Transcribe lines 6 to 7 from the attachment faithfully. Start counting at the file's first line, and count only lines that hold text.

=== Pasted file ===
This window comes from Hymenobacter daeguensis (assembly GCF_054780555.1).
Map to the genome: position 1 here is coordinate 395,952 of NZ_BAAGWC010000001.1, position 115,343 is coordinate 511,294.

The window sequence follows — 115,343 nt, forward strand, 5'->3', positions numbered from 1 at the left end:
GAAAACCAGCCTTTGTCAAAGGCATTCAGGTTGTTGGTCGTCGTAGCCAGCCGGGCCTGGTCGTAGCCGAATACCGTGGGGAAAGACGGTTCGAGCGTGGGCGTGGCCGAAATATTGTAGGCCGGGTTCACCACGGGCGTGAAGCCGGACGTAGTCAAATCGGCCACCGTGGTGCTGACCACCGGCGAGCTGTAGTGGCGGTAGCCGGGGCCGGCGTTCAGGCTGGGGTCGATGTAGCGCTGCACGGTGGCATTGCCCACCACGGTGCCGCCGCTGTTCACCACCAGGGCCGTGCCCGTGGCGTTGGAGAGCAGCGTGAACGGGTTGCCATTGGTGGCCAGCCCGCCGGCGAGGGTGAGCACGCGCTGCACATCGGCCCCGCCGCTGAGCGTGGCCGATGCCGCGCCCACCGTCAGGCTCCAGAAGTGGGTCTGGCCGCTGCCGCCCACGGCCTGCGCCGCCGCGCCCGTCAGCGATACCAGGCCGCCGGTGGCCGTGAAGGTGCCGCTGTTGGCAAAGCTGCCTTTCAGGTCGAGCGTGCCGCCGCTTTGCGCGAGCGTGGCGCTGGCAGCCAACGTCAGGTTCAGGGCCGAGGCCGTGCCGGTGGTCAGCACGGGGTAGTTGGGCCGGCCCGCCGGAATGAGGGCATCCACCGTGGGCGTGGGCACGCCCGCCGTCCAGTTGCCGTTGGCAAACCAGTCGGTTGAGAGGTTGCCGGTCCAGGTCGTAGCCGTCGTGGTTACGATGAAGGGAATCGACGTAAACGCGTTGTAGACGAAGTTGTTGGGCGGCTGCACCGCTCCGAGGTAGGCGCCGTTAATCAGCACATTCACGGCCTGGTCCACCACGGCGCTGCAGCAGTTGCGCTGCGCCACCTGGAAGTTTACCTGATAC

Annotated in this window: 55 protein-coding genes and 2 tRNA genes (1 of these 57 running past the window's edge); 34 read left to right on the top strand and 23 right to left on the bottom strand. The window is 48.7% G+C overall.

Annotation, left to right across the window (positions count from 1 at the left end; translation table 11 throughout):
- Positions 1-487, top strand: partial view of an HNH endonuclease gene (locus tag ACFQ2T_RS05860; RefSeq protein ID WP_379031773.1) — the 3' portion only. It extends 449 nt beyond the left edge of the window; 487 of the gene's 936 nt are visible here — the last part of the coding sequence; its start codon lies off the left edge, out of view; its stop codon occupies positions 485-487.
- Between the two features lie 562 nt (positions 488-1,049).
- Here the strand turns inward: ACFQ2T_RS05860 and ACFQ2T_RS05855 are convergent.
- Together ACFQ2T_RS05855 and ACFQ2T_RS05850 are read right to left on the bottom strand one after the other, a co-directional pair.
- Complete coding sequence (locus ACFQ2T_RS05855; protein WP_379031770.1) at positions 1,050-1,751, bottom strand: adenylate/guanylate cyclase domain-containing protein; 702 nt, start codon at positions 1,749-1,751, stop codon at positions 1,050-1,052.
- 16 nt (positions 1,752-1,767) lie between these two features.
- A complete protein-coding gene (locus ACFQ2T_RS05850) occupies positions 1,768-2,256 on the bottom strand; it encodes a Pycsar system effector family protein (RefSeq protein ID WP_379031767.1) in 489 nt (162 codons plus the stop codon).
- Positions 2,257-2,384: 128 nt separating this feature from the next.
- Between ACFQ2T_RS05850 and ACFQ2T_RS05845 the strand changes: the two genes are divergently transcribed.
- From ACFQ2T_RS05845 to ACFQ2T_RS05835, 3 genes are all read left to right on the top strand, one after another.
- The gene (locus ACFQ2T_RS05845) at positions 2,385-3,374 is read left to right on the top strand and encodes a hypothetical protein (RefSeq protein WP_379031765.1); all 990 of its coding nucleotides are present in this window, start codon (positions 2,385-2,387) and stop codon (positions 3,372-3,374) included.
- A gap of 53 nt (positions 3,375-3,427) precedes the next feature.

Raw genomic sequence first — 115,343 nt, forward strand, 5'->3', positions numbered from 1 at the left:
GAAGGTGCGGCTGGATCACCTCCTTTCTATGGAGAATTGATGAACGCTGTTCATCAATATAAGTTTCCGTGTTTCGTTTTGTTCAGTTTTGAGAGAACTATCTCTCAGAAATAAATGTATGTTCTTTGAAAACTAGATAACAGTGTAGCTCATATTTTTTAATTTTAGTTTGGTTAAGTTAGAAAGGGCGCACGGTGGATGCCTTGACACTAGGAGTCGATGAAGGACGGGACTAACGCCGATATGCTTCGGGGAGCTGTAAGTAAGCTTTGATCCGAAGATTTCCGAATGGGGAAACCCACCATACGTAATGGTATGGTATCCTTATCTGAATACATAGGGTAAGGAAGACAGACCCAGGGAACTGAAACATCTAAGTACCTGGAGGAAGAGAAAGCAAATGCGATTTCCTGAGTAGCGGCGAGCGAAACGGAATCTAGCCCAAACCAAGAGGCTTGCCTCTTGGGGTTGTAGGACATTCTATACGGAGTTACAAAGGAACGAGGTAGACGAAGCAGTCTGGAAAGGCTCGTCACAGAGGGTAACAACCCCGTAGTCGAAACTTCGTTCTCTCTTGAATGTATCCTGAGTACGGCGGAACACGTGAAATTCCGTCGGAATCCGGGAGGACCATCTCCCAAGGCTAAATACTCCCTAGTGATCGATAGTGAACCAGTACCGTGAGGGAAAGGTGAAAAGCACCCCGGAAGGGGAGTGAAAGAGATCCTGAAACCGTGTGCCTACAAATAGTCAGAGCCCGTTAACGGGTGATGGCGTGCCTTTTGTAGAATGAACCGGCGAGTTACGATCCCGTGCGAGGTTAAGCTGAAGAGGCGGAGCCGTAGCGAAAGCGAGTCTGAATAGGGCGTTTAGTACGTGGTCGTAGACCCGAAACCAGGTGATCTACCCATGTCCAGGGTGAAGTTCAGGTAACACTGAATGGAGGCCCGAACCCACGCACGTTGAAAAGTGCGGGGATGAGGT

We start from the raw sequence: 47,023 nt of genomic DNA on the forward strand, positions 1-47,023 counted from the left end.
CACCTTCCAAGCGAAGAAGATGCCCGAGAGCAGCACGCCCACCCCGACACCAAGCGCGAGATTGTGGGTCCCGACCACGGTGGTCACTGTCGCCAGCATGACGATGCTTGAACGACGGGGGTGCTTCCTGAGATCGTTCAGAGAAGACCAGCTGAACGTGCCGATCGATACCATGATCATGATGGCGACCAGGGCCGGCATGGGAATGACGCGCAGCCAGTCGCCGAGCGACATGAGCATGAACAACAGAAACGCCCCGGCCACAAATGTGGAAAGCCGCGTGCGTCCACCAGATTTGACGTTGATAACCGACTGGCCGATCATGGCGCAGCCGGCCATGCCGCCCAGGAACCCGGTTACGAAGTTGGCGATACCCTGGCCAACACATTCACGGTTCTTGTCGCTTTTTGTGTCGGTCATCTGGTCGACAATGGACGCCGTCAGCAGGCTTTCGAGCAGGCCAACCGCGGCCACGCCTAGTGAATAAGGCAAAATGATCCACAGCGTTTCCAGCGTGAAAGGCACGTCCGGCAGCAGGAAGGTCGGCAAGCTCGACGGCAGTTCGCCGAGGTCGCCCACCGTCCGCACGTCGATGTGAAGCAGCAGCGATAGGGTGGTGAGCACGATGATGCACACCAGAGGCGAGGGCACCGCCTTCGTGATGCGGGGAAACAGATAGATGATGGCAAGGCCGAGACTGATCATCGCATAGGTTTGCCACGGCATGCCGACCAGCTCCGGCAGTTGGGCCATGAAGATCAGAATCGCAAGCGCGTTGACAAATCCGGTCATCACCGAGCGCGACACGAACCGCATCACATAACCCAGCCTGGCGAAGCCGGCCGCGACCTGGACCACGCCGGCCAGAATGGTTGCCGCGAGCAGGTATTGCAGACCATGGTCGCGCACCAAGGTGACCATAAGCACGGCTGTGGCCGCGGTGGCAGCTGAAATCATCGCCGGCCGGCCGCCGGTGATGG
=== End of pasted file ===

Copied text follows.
Annotation, left to right across the window (positions count from 1 at the left end; translation table 11 throughout):
- Positions 1-487, top strand: partial view of an HNH endonuclease gene (locus tag ACFQ2T_RS05860; RefSeq protein ID WP_379031773.1) — the 3' portion only. It extends 449 nt beyond the left edge of the window; 487 of the gene's 936 nt are visible here — the last part of the coding sequence; its start codon lies off the left edge, out of view; its stop codon occupies positions 485-487.